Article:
Multiple customers have variant products. They always encounter the same issue when they’re trying to run these Google Shopping campaigns.
Pricing For Product Variants
What is variant product pricing?
Suppose you have an eCommerce site on BigCommerce, Volusion, or Shopify. They show product options the same way. You sell a jacket with three sizes: small, medium, and large. The small one is $100, the medium is 120 and the larger one is 150.
With the eCommerce platform structure, you have only one page for that product. The price needs to dynamically change and your URL needs to reflect that. Otherwise, when you submit your product feed to Google, Google is going to look at your product page and say this product is $100. If a visitor goes to your site, however, they will see different pricing. This leads to your data feed facing automatic rejection. Many people have learned about this dilemma the hard way.
We’re seeing this problem all the time. If you’re on BigCommerce, the platform has direct integration with Google Shopping. However, their feed does not have the ability to differentiate the variants based on the products that you’re selecting.
These eCommerce store owners are trying to run Google Shopping campaigns for the products. To do so, they implement variant pricing with either variant, quantity thresholds, or bundled products. Google considers any factor that alters a price as misleading to those shoppers. Therefore, they’re going to cut the feed.
What are some solutions for these store owners?
Some clients do custom packaging and receive one product page called a landing page. You don’t like it, because those are landing pages for Google AdWords and page search. One product page could have literally 1000 different prices based on the size, the strength of the material, and the quantities.
If you submit this product page to Google, you will get rejected. The most expensive, but the right way to do it is to implement functionality on your eCommerce site, where your URL automatically changes with a parameter every time an option is selected that has a different price or an add on price.
With that said, there are alternatives. For example, you can use a third-party tool like GoDataFeed. It doesn’t 100% solve this problem, but it partially solves this problem. If you don’t do those first two, Google will reject every single product page that has variants with different pricing.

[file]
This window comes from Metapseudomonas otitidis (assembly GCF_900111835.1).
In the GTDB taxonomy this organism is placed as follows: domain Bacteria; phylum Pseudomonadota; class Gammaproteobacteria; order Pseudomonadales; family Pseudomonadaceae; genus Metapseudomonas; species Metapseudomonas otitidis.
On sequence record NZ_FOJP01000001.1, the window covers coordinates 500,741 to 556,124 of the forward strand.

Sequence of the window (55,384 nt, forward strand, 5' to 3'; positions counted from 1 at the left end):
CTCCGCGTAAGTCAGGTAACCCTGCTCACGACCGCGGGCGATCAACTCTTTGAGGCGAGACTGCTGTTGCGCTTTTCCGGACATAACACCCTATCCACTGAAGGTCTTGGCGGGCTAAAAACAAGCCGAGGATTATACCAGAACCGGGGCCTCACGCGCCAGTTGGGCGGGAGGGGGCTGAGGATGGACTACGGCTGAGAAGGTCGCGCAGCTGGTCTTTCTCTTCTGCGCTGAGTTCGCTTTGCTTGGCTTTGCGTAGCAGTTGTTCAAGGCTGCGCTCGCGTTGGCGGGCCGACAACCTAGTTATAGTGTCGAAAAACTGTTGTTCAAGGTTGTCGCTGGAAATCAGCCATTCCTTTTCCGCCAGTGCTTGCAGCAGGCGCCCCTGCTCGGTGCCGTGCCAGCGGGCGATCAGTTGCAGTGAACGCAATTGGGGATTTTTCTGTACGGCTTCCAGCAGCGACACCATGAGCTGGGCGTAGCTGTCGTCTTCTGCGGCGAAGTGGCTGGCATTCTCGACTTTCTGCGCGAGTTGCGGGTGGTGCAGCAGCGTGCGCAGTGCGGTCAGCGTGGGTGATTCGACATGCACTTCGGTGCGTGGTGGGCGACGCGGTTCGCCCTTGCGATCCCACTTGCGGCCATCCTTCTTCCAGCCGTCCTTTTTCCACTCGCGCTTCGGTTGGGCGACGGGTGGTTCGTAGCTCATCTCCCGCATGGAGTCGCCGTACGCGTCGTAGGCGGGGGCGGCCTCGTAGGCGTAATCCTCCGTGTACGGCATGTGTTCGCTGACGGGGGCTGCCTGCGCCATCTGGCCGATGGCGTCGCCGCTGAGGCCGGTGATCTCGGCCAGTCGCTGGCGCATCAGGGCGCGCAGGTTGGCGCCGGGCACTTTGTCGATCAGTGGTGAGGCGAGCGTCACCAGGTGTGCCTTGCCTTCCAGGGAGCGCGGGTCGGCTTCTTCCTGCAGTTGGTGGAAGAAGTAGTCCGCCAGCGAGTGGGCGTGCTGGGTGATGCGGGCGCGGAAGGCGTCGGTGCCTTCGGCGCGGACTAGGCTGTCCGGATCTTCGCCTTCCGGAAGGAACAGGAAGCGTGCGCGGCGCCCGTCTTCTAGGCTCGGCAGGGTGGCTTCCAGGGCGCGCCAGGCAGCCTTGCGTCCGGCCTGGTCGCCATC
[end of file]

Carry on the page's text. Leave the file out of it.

The third-party tools, like GoDataFeed, work on a per URL basis. With this, the more products you start to add to your store, the more costly that tool becomes.
Solutions For Protecting Your Product Data Feed
The marketers suggest investing in a functionality that is going to allow your eCommerce store to scale regardless of how many additional products you add with additional variants you add, that is going to be a technology that your site essentially owns.
If you have a few hundred products, it’s really easy to fix this problem. The Optimum7 team consults clients who have these pages set up the right way with variants. They can provide the necessary experience.
The team also consults clients who don’t have one specific product page, and they just have thousands and thousands of variant pages as individual products. There is a big dilemma here. If you don’t have it set up the right way, it’s a problem because you are going to have a lot of indexed product pages, diluting your authority for your eCommerce site.
If you have it set up properly, with over one thousand products with a combined 10,000 variants, your product feeds will get rejected.
Many marketplaces that accept these URLs and feeds want to make sure that when they advertise a product and a price, or a variant of a product and a price, that a visitor sees the right price. Otherwise, it becomes a bait-and-switch scenario.
The same exact issue happens on Facebook. If you’re trying to run ads on Facebook with varying product pricing, the automated system will deny your ad. It’s going to get shut down and in some cases, worst cases, your ad account actually gets taken down. Going through that appeal process is terrible.
Facebook’s customer support will not prioritize you. Their battle with Apple will make the system worse.
What is the solution?
Go back to the jacket case study. Assume the website is mysite.com. If you go mysite.com/brownjacket?=m then you know that you will hit the medium version and it will be auto-selected on the product page, which is $120. That is the main solution. It sounds hard to understand, but a marketer can guide you through it.
Contact us if your Google Shopping or Adwords Product Feed or Facebook Product Catalog got rejected, we can help!